Citizen Potawatomi Nation member Reese Dollins accomplished a feat sought after by every hopeful lawyer when a prestigious firm hired him immediately following law school. At 25 years old, he began his career as an attorney with Smith Hurst, known for its practice helping businesses, entrepreneurs and investors in northwest Arkansas.

“Smith Hurst is a really specialized and niche corporate and business law firm. Given my background and the background of all the other attorneys that work here, it was really just a natural fit and mesh for me to step into this role. And I couldn’t have asked for a better situation, to be honest,” Dollins said.

School and experience

After graduating with a bachelor’s in business administration from the University of Central Arkansas, he began law school in fall 2017 at the University of Arkansas School of Law. He graduated magna cum laude in May 2020 after a three-year program and took the bar exam in July. Dollins described the moment finding out he passed as somewhat “surreal,” but he mainly looked forward to beginning his career.

“My goal going into law school was to incorporate my business background with my legal education and kind of provide services to a different sector of clients,” he said.

“It’s such a unique skill set that not everyone has, and once you sink your teeth into it, it really kind of consumes you. And I say it consumes you, I meant in a good way, and it’s all-encompassing.”

Driven by hard work, he focused on internships while attending law school and worked for the Arkansas attorney general’s office, corporations and served as a temporary clerk at Smith Hurst while he was a student. Dollins impressed the firm, and they invited him back for a full academic year before hiring him as a lawyer.

“I think having that kind of broad experience helped me focus in school on the subjects that I cared the most about and allowed me to devote more of my attention to those areas,” Dollins said. “To a large extent, I think that those internships and clerkships did their job in the sense of exposing me to things that I otherwise wouldn’t have been exposed to had I not taken them.”

While he learned law itself and legal theory, Dollins said experience makes an attorney a talented practitioner. He eagerly joined Smith Hurst for the chance to oversee and assist on various transactions.

“Jumping into it right off the bat, it was a little bit of a learning curve, a challenging and rewarding learning curve and one that I’ve appreciated greatly. I’ve stayed really busy, and I’ve been given great work and had the opportunity to develop my skills with clients,” Dollins said.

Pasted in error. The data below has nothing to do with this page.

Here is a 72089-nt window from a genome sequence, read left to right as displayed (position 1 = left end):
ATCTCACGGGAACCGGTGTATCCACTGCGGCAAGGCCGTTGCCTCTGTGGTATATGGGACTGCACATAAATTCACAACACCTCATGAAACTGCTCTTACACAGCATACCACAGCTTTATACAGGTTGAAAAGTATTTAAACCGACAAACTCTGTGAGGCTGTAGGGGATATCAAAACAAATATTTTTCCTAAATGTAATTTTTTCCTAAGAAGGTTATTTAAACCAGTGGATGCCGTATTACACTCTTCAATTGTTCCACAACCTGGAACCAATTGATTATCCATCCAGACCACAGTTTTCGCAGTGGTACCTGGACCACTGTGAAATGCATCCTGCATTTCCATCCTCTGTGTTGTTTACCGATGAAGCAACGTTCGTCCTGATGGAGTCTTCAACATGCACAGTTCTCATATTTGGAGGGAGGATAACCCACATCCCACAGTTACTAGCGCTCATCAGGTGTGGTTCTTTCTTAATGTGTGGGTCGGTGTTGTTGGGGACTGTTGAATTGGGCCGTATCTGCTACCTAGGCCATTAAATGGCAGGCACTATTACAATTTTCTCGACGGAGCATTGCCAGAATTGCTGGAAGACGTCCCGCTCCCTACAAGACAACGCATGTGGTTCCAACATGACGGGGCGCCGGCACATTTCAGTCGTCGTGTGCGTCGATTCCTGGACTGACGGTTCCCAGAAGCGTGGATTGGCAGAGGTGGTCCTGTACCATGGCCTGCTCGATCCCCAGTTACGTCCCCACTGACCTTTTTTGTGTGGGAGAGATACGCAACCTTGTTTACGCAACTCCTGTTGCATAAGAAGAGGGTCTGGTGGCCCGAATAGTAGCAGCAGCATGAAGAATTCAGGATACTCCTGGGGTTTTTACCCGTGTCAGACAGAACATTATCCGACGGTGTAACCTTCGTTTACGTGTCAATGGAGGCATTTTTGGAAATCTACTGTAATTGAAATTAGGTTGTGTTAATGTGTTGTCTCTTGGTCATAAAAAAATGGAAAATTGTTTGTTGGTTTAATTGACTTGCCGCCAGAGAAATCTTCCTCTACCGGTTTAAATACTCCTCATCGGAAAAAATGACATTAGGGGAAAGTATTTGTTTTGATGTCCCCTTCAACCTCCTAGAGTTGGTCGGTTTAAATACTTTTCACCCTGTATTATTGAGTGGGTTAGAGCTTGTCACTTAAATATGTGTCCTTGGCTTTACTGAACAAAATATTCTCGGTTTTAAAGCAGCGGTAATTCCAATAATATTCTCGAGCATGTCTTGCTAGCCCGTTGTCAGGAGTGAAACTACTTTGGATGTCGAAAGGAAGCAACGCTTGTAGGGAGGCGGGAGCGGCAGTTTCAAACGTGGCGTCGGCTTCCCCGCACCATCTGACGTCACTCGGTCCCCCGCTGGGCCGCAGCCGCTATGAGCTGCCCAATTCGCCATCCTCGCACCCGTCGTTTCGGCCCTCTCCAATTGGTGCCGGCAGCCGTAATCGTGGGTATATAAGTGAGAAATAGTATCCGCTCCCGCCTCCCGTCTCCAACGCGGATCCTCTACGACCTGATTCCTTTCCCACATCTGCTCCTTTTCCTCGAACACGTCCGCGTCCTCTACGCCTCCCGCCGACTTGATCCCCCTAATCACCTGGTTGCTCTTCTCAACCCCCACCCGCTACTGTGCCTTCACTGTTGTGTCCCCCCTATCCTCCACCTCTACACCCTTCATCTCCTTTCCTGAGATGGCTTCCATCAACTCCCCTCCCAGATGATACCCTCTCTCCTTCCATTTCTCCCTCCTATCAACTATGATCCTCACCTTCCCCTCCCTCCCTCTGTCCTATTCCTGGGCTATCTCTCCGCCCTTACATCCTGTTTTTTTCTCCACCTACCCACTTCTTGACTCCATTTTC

During his short time at Smith Hurst, he has helped close large stock purchases, merged privately held companies, and advised clients on expanding and growing their businesses.

Helping businesses

Outside of work, Dollins also assists businesses as a member of the Rogers/Lowell Small Business Council, part of the area’s chamber of commerce. He enjoys meeting new people and helping those around him succeed.

“We help put small businesses on the map, pretty much. We advocate for them, what their needs might be within the community, where we think city spending could improve to help promote their small business interest and things of that nature. We’re just kind of the voice of the community on a smaller scale,” he said.

Dollins uses the the other side of his skill set while helping local businesses grow, and it allows him to be a part of something bigger than himself. His term as a member began recently, and his enthusiasm is high.

“I’m excited to meet new people and new small business owners, and hopefully it can lead us all somewhere that we want to be.” Dollins said.

His career goals meet those of many other beginning lawyers — become a partner at a firm.

“I think in due time, I would love to take on that kind of responsibility. I know that I’m a ways away from that, but I think Smith Hurst is providing me with a wealth of opportunities to develop my professional career and potentially achieve that kind of goal,” he said.

Dollins is the first lawyer in his family, and he hopes to pass along his skill set and passion for the law, and a sense of community responsibility.